Sounds like I should get my 120-pound Rottweiler dog his own safety belt.
Cummings P. Car occupant death according to the restraint use of other occupants: a matched cohort study. JAMA. 2004 Jan 21;291(3):343-9.
A Little Exercise Makes a Big Difference
Effects of the amount of exercise on body weight, body composition, and measures of central obesity: STRRIDE--a randomized controlled study by Cris A. Slentz in the January 12, 2004 issue of The Archives of Internal Medicine found that even without changing their diet most people can prevent weight gain with a small amount of daily walking. Those walking 30 minutes a day (12 miles a week) weighed 2.4 Kg (5.3 pounds) less than those people who did not exercise at all (the control group), after eight months. More intense exercise (17 miles a week) resulted in more weight loss compared to those who did no exercise – 4.6 Kg (10.1 pounds) more. The study results implied that as little as 15 minutes a day (6 miles a week) could prevent weight gain with no dieting at all. Everyone has 15 to 30 minutes a day, which can be dedicated to walking. Add to this activity a healthy diet – there is no extra time or effort required here – you have to eat regardless of anything else you choose to do – and you have a surefire way to a trim healthy body.
Slentz CA, Duscha BD, Johnson JL, Ketchum K, Aiken LB, Samsa GP, Houmard JA, Bales CW, Kraus WE. Effects of the amount of exercise on body weight, body composition, and measures of central obesity: STRRIDE--a randomized controlled study. Arch Intern Med. 2004 Jan 12; 164(1): 31-9.
Be careful About Experimental Trials
Comparison of outcomes in cancer patients treated within and outside clinical trials: conceptual framework and structured review by Jeffrey M Peppercorn in the January 24, 2004 issue of the Lancet found that volunteering for an experimental trial in cancer therapy has not been proven to be in your best interest.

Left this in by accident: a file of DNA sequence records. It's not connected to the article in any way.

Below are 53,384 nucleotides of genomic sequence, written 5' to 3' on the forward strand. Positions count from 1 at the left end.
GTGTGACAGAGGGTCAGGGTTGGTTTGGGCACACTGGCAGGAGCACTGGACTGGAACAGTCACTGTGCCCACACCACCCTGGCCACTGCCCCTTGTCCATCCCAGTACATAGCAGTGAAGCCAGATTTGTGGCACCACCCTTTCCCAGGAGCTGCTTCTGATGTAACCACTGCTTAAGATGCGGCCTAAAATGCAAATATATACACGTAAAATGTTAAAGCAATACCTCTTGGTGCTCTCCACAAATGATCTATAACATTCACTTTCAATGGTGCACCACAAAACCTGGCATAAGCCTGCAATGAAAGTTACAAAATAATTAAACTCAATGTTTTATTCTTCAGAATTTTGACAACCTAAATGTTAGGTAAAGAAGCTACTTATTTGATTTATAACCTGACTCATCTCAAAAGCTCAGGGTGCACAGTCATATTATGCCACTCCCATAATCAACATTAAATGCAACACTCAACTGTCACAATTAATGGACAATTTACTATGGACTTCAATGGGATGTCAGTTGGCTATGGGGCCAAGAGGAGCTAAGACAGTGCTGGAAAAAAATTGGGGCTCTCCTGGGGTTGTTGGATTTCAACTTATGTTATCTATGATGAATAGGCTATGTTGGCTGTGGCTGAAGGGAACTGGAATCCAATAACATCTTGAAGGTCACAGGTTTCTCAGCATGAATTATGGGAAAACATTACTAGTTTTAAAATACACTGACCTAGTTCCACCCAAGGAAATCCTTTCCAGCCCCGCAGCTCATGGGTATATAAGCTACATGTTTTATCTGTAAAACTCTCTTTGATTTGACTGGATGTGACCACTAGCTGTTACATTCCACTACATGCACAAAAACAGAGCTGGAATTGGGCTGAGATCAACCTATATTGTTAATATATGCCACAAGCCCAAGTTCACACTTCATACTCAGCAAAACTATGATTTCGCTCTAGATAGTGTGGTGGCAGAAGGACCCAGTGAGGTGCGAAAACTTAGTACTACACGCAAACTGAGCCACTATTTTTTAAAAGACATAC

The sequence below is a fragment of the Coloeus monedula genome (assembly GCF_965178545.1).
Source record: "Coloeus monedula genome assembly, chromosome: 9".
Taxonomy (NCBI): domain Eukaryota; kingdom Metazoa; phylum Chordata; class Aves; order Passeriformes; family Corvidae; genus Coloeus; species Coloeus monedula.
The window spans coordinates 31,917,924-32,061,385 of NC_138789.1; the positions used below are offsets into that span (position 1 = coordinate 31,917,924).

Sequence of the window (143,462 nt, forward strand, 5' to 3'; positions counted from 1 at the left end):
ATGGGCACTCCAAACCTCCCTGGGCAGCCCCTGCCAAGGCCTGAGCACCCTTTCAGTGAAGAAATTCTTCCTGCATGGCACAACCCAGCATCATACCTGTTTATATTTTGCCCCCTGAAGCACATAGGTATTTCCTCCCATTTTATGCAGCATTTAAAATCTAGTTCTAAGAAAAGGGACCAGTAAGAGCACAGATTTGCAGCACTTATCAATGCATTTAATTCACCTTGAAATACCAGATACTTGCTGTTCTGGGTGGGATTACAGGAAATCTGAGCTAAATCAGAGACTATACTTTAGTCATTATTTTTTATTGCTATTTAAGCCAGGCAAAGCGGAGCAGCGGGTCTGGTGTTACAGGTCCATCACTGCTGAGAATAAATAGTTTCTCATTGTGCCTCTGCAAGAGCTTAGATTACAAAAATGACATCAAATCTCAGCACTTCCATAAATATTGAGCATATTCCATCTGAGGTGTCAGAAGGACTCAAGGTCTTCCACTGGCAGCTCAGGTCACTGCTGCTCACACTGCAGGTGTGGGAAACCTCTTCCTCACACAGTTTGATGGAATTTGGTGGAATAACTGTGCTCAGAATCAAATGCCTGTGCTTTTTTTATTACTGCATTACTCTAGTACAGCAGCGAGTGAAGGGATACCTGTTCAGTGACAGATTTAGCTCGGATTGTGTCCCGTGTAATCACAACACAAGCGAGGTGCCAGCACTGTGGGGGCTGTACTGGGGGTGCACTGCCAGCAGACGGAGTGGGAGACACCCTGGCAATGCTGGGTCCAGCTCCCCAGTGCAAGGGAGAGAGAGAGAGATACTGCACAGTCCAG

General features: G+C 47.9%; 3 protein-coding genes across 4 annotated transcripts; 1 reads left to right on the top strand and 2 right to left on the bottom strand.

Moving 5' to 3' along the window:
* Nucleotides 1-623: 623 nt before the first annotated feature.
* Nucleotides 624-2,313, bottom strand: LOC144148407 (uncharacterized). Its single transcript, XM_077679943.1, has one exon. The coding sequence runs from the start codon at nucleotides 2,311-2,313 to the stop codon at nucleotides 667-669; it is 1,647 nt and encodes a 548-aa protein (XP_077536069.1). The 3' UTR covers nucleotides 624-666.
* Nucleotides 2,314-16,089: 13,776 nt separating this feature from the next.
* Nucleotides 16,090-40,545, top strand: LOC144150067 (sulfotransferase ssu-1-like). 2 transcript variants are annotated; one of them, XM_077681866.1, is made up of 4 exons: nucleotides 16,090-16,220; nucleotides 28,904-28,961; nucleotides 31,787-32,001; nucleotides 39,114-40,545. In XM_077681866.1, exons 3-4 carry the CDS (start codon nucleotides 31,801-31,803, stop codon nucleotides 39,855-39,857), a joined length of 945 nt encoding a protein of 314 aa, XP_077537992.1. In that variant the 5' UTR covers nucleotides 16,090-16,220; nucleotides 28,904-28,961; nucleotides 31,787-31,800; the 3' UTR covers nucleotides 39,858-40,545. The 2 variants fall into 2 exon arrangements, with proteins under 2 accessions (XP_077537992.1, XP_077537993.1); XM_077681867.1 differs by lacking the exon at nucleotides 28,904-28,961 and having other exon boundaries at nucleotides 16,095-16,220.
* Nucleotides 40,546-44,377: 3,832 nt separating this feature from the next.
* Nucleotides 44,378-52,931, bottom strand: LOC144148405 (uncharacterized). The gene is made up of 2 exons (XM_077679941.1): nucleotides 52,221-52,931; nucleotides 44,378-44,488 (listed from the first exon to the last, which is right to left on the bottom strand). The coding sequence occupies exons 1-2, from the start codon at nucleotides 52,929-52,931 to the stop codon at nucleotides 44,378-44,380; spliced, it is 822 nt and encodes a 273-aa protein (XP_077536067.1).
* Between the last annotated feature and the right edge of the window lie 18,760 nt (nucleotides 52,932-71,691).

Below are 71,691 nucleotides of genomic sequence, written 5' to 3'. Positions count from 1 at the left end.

Potential patients are encouraged to participate in “trials” by such false advertising statements as: “treatment in a clinical trial is often a cancer patient's best option,” and “clinical trials are proven to offer children the best chance of survival." Unfortunately, these promises have not been shown to be true. You may want to become part of an experiment in order to benefit mankind, but it is wrong to falsely lead you to believe that it is in your best interest. So far cancer therapy for most tumors has been a failure. If you have cancer you need to place effort into making sure your doctors do you no further harm. You should research any proposed treatment at www.nlm.nih.gov. I always recommend a healthy diet as an important part of cancer treatment and prevention. Read more in “The McDougall Program for Women” book and in my August 2003 Newsletter article, “Lower Cholesterol for Improved Cancer Survival.”
Jeffrey M Peppercorn, Jane C Weeks, E Francis Cook, Steven Joffe. Comparison of outcomes in cancer patients treated within and outside clinical trials: conceptual framework and structured review. Lancet 2004 Jan; 363:263-270.